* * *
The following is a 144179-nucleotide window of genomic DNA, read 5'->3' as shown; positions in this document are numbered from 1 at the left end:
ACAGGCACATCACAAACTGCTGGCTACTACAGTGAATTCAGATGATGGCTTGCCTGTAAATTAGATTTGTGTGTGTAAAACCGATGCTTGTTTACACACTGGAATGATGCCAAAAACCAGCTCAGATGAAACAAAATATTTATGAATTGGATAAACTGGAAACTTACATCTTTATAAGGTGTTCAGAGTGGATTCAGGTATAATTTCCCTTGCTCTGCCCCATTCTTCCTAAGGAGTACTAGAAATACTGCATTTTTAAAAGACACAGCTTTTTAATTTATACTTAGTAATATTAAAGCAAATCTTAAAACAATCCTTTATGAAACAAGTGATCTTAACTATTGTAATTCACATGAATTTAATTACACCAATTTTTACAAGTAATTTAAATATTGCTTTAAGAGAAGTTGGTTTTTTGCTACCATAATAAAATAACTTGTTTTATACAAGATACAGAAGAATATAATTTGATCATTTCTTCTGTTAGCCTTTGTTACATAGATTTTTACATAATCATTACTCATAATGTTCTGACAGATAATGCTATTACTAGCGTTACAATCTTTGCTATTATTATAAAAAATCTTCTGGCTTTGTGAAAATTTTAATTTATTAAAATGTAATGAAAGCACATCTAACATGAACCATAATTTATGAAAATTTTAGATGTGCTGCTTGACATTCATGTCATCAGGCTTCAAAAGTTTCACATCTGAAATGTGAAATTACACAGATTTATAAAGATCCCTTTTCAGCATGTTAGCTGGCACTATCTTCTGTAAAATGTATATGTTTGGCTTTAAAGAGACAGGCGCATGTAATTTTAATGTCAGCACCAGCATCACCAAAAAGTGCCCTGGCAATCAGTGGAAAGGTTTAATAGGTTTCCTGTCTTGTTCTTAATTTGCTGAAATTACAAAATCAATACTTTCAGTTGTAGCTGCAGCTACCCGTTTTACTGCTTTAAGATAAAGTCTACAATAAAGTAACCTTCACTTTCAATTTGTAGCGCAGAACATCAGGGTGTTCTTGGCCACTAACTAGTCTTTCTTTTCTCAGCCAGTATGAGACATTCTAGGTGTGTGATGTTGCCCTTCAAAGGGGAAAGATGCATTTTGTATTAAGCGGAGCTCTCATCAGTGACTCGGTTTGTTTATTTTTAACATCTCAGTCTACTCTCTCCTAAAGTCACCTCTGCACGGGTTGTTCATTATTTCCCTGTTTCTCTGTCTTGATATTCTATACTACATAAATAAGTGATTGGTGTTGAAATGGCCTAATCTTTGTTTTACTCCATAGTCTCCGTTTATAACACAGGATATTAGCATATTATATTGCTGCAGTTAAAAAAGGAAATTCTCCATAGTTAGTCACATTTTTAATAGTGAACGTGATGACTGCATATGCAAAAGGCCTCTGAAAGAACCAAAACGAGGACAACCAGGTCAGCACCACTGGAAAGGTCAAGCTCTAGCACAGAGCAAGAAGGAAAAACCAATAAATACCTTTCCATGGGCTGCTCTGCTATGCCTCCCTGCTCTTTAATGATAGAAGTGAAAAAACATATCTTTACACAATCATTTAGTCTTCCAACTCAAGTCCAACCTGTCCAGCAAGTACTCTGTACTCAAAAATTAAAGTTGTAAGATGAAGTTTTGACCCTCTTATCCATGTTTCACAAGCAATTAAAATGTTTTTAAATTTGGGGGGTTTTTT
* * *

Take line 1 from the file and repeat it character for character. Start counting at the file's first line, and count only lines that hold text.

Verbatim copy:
The following is a 144179-nucleotide window of genomic DNA, read 5'->3' as shown; positions in this document are numbered from 1 at the left end: